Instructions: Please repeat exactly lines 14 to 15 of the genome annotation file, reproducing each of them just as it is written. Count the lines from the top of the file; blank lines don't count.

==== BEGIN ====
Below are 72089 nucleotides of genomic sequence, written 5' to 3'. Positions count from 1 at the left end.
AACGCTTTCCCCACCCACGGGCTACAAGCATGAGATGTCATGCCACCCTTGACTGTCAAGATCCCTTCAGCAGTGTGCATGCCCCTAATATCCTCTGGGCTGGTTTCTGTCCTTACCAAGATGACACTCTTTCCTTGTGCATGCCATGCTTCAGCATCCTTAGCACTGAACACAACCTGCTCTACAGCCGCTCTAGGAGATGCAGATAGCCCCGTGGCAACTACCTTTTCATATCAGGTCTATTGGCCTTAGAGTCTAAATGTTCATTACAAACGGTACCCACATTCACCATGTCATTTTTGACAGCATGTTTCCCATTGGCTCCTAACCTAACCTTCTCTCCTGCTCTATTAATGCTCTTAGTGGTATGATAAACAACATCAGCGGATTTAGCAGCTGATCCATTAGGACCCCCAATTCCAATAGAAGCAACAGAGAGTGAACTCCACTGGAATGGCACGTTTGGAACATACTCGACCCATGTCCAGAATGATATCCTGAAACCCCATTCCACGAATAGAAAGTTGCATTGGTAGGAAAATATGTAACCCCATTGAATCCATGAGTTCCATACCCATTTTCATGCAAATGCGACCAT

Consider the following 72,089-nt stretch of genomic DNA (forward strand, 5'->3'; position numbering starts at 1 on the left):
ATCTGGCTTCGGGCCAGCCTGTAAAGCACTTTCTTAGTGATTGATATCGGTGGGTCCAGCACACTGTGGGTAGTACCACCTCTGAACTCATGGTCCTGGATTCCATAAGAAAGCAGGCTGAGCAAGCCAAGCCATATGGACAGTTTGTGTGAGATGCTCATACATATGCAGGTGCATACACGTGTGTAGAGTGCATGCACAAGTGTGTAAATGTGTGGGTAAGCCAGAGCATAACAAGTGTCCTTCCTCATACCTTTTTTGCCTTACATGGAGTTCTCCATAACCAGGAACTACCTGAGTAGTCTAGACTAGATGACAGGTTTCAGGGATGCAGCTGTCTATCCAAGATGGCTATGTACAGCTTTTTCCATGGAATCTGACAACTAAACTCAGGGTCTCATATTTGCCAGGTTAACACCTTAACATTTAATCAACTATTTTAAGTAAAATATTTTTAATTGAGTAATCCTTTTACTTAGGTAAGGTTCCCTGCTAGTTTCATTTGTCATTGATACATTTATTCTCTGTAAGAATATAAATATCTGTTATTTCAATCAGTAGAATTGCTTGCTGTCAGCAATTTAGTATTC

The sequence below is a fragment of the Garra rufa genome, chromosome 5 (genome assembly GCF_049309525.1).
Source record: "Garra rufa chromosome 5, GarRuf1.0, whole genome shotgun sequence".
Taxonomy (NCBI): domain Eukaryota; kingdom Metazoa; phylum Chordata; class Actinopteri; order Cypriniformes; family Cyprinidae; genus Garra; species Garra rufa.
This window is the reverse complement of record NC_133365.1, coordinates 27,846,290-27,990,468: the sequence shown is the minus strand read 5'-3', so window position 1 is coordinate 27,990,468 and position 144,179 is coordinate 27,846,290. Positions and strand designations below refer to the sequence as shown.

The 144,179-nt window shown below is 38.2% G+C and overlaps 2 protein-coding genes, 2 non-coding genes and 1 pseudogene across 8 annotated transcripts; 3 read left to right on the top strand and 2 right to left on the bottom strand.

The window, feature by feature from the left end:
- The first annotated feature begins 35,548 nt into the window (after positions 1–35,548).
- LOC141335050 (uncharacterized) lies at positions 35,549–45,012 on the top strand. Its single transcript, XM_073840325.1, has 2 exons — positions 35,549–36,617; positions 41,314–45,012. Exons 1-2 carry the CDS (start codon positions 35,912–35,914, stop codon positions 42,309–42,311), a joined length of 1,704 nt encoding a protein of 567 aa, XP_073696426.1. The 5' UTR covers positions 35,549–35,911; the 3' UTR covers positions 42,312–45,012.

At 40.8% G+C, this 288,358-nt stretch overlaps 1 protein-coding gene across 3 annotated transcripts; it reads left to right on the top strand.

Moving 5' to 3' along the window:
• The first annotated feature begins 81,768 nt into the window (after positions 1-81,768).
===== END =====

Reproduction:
Moving 5' to 3' along the window:
• The first annotated feature begins 81,768 nt into the window (after positions 1-81,768).